Race for the White House. CNN. Sunday, March 6, 10 p.m.
Sick of the petty, scurrilous venality of the 2016 presidential race and its all-but-certain-to-be-catastrophic outcome? Take a trip back to 1960 with CNN's new documentary series Race for the White House for a respite that will dash away any nostalgic nonsense in your head about how politics, once upon a time, were noble, civic exercises.
Scabrous name-calling! Empty-headed sloganeering! Religious bigotry! Vile dirty tricks! Zombie voters! If there's a crooked or sleazy element of American politics that the race between John F. Kennedy and Richard Nixon didn't have, I can't imagine what it would be.
Race for the White House will explore a different election each week, going back as far as the Lincoln-Douglas race of 1860. (Plus side: No Facebook memes or reality-TV stars. Minus: It ended in a war that killed three-quarters of a million people.) But CNN couldn't have chosen more wisely for an opening episode than the Nixon-Kennedy election, which for millions of Americans too young to remember it has been mostly defined by what happened later: the martyrdom in Dallas and the odiferous cloud of Watergate.
As White House shows, though, the story is more complex than that, especially with respect to Kennedy. Though young and glamorous—especially with his gorgeous wife Jackie on his arm ("they were the Beatles before the Beatles," as one political scientist notes) —Kennedy was also callow, more a carefully constructed image than an actual U.S. senator. His massive TV advertising campaign was built around catchy but meaningless jingles rather than issues.
He was also unencumbered by excessive devotion to ethics. Kennedy's main opponent for the Democratic nomination was Minnesota's Sen. Hubert Humphrey, as yet untainted by association with the Vietnam war and widely considered the brightest light in American liberalism, a veteran of many bruising fights with the party's powerful Southern segregationist wing.
Kennedy aides kneecapped Humphrey in the crucial Wisconsin primary by mailing out anonymous leaflets denouncing the Catholicism of their own man, then letting Humphrey take the blame. The huge backlash from Catholic voters obliterated the Minnesotan and he never recovered.
Kennedy rolled over the last obstacle—questions about his health from a last-minute candidate, Lyndon Johnson—by lying through his dazzling teeth, denying that he had what he referred to as "so-called Addison's disease," as if it were a hypochondriac delusion. In fact, Kennedy had several times been pulled back from death's door at the hands of Addison's, an endocrine disorder that causes fever, weight loss, anxiety and violent mood swings, and survived it only with a massive daily cocktail of drugs that included steroids. "Had the American public known just how sick Kennedy was, he probably could not have been a presidential candidate," says his biographer Evan Thomas.
But in Nixon, Kennedy faced a candidate with serious problems of his own, principally his weird introversion. Told he needed to spend more time grooming reporters, who loved Kennedy, Nixon went down to a hotel swimming pool where a press cocktail party was underway, waved, swam a few laps, and returned to his room without speaking a word to anybody.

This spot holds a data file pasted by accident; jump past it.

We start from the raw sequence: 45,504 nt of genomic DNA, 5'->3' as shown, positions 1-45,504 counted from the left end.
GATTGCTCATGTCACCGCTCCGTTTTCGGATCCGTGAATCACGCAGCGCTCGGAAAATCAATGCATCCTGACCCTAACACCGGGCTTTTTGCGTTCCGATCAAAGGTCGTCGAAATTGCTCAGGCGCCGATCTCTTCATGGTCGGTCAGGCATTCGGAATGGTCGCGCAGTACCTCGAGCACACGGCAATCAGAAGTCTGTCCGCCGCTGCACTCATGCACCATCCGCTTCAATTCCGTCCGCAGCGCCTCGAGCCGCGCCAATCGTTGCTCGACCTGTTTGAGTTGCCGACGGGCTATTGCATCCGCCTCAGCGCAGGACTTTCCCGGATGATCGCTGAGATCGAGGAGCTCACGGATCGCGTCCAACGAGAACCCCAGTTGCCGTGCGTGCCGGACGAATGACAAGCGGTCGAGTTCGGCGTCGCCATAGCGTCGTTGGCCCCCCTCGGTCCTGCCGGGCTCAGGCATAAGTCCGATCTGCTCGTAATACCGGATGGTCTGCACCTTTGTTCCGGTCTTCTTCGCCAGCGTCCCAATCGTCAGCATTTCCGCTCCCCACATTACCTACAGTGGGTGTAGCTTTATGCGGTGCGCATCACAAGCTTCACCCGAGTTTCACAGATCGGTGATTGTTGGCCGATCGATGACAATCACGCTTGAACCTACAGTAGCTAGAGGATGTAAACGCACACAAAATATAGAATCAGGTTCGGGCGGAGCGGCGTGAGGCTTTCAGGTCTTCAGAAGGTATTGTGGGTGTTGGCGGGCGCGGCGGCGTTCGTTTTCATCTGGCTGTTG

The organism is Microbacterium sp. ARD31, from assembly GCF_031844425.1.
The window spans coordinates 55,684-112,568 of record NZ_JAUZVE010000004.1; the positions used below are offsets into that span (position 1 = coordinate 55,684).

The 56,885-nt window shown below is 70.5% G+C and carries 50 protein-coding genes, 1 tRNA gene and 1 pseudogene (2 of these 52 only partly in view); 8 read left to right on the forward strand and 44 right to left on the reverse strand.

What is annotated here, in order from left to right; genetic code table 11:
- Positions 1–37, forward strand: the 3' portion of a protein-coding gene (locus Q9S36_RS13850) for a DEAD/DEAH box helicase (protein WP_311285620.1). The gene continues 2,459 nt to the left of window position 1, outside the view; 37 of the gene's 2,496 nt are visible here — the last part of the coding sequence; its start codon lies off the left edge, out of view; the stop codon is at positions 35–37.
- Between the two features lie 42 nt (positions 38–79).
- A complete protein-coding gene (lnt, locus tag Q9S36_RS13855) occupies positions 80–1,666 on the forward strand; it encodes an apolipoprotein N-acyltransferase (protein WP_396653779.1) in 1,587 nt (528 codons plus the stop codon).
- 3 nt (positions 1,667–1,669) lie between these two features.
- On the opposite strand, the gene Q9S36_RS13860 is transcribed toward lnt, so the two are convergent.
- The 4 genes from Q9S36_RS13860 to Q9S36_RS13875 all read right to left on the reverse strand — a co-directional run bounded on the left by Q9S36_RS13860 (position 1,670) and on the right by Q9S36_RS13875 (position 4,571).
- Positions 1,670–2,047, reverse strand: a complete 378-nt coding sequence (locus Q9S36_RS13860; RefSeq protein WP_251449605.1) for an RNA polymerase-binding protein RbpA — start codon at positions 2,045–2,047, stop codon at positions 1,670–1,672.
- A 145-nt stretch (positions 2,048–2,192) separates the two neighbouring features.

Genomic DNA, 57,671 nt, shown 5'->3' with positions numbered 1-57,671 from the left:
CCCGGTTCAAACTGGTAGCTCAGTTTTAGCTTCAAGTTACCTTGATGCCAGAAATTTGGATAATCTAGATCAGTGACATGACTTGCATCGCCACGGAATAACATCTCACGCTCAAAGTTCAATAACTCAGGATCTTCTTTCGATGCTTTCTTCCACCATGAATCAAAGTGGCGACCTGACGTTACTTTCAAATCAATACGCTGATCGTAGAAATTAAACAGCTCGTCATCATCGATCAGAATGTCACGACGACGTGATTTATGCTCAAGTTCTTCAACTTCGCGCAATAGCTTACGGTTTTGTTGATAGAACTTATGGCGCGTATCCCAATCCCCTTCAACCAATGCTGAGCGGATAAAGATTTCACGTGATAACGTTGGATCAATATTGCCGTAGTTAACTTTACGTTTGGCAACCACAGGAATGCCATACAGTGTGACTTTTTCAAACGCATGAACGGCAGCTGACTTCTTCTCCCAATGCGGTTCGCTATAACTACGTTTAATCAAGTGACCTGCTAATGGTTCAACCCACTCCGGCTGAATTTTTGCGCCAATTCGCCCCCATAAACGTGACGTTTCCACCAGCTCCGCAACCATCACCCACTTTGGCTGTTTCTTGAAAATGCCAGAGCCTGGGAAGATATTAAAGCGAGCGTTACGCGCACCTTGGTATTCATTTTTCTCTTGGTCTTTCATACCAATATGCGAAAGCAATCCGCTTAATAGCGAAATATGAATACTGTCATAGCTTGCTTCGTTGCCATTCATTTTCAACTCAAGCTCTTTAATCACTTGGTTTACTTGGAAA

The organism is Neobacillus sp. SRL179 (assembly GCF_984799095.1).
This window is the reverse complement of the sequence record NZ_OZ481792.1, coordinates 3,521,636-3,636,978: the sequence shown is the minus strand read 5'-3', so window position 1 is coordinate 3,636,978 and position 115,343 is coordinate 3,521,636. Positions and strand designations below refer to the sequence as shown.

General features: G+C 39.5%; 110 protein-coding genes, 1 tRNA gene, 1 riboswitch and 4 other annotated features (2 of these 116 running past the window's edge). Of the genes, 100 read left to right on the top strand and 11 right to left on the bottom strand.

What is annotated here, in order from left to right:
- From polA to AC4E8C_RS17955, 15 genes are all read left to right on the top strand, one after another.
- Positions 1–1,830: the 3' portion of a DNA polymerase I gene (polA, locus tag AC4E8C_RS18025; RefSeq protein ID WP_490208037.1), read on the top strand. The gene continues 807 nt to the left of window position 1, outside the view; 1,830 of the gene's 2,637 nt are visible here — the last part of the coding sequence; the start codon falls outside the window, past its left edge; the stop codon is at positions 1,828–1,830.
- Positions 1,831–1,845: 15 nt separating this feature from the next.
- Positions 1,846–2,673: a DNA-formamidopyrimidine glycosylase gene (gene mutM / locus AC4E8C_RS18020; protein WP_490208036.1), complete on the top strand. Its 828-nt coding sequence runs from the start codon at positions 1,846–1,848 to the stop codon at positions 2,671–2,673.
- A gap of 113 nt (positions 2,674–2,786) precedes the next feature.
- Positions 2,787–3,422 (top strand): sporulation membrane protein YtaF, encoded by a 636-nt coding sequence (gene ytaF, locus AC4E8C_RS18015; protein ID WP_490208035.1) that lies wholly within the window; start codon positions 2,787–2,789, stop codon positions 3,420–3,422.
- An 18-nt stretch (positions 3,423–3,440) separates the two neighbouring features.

White House also debunks some myths about Nixon, particularly concerning his supposedly stiletto-sharp political instincts, which had served him well in the past (he survived a campaign-funding scandal that threatened his 1952 vice-presidential candidacy only by delivering a maudlin speech about his daughters' dog Checkers) but mysteriously went missing in 1960.
His most notable lapse came at his first televised debate with Kennedy, which was a disaster. Nixon, unaccountably convinced that Kennedy was a poor TV performer, did little preparation and even made a series of regular campaign appearances on the day of the debate, banging an already-injured knee in the process.
He arrived at the debate exhausted, unshaven and in serious pain, then managed to compound his problems by declining an offer for help from a TV makeup artist. (Kennedy also declined—then promptly went to his room for a touch-up by his personal crew.) The visual contrast between the sweaty, pallid Nixon and the tanned, rested Kennedy was lethal. "Nixon looks like a suspect in a statutory rape case," cracked Washington columnist Joe Alsop. As White House reports, voters who watched the debate on TV declared Kennedy the winner, while the (much smaller) radio audience believed Nixon won.
Coupling a wealth of fascinating archival footage with interviews with historians, political scientists, and even a handful of surviving aides of the two candidates, White House is a snappy piece of story-telling that makes good viewing even for political junkies who know the tale well.
If it has a flaw, it's that there's relatively little attention paid to the ideological flashpoints between the two men. Perhaps that's because there were so few; they were both militant Cold Warriors more interested in foreign policy than domestic affairs. (Insert smirky Kennedy punchline of your choice here.) Their arguments were mostly about whether Cuba should be invaded tomorrow, or a year ago.
In any event, the show's minor blemishes fade quickly in the face of its moments of stark political candor. The descriptions of Chicago's "cemetery wards," where dead voters rose from their graves in massive numbers that pushed Illinois into Kennedy's electoral-vote column and decided the election, are comic—until you consider the consequences. "Kennedy was better at dirty tricks than Nixon, and Nixon knew it," says Thomas. "It planted a seed with Nixon that he never forgot."